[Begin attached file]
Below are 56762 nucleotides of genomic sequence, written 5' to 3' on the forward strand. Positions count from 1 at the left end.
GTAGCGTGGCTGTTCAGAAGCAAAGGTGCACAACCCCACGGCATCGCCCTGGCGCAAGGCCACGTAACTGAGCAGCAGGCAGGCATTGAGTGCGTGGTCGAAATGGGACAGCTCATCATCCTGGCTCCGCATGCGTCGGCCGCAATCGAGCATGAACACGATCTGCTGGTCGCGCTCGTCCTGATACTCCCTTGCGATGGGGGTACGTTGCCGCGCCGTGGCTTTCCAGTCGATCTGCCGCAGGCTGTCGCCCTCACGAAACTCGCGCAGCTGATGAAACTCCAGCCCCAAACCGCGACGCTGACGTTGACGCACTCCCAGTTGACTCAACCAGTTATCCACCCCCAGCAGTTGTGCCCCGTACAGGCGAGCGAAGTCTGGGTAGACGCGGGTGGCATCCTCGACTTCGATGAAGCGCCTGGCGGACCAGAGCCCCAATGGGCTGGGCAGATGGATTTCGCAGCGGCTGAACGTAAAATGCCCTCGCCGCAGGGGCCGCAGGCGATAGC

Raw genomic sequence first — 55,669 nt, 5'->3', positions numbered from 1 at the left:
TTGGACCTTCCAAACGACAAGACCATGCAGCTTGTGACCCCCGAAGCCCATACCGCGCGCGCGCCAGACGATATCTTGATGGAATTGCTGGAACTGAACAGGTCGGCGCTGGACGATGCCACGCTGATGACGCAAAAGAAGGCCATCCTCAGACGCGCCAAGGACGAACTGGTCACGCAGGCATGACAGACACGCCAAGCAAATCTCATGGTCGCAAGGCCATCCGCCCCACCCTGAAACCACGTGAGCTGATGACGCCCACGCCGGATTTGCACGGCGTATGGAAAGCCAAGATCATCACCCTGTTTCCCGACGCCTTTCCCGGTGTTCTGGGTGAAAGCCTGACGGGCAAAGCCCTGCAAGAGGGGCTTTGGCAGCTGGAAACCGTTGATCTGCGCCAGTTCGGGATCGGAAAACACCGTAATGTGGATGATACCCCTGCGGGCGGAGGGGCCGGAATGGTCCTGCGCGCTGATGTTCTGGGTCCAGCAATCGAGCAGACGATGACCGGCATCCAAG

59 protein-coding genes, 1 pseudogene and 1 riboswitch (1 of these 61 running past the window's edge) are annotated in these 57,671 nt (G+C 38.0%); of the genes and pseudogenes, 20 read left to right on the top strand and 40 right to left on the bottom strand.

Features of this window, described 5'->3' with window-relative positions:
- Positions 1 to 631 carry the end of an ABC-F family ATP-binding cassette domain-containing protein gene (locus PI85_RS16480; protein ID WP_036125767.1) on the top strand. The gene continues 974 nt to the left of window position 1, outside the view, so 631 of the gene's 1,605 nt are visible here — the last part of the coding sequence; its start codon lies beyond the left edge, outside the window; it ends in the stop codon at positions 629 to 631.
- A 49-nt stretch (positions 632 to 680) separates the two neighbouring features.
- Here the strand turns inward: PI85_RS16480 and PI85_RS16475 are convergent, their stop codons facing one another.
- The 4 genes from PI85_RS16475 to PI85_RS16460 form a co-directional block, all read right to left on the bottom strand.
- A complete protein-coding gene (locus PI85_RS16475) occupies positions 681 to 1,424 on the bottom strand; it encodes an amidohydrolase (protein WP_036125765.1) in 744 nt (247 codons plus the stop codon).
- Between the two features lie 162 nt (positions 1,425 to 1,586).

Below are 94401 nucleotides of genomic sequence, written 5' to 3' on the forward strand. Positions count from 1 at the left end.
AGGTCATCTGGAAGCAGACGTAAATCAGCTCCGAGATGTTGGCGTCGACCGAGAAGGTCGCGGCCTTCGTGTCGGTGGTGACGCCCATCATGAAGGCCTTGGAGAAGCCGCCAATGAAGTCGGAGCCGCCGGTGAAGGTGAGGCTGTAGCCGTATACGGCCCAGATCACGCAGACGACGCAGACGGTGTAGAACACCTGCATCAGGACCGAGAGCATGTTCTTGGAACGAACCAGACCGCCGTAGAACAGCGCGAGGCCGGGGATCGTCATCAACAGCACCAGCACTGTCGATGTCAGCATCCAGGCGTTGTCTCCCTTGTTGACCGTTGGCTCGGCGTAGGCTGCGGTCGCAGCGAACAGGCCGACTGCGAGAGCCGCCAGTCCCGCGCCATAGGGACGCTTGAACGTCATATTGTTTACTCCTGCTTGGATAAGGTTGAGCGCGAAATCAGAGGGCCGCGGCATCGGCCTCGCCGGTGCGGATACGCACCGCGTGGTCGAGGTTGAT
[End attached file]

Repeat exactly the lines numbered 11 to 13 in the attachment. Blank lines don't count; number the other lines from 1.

- A complete protein-coding gene (locus PI85_RS16475) occupies positions 681 to 1,424 on the bottom strand; it encodes an amidohydrolase (protein WP_036125765.1) in 744 nt (247 codons plus the stop codon).
- Between the two features lie 162 nt (positions 1,425 to 1,586).

Below are 94401 nucleotides of genomic sequence, written 5' to 3' on the forward strand. Positions count from 1 at the left end.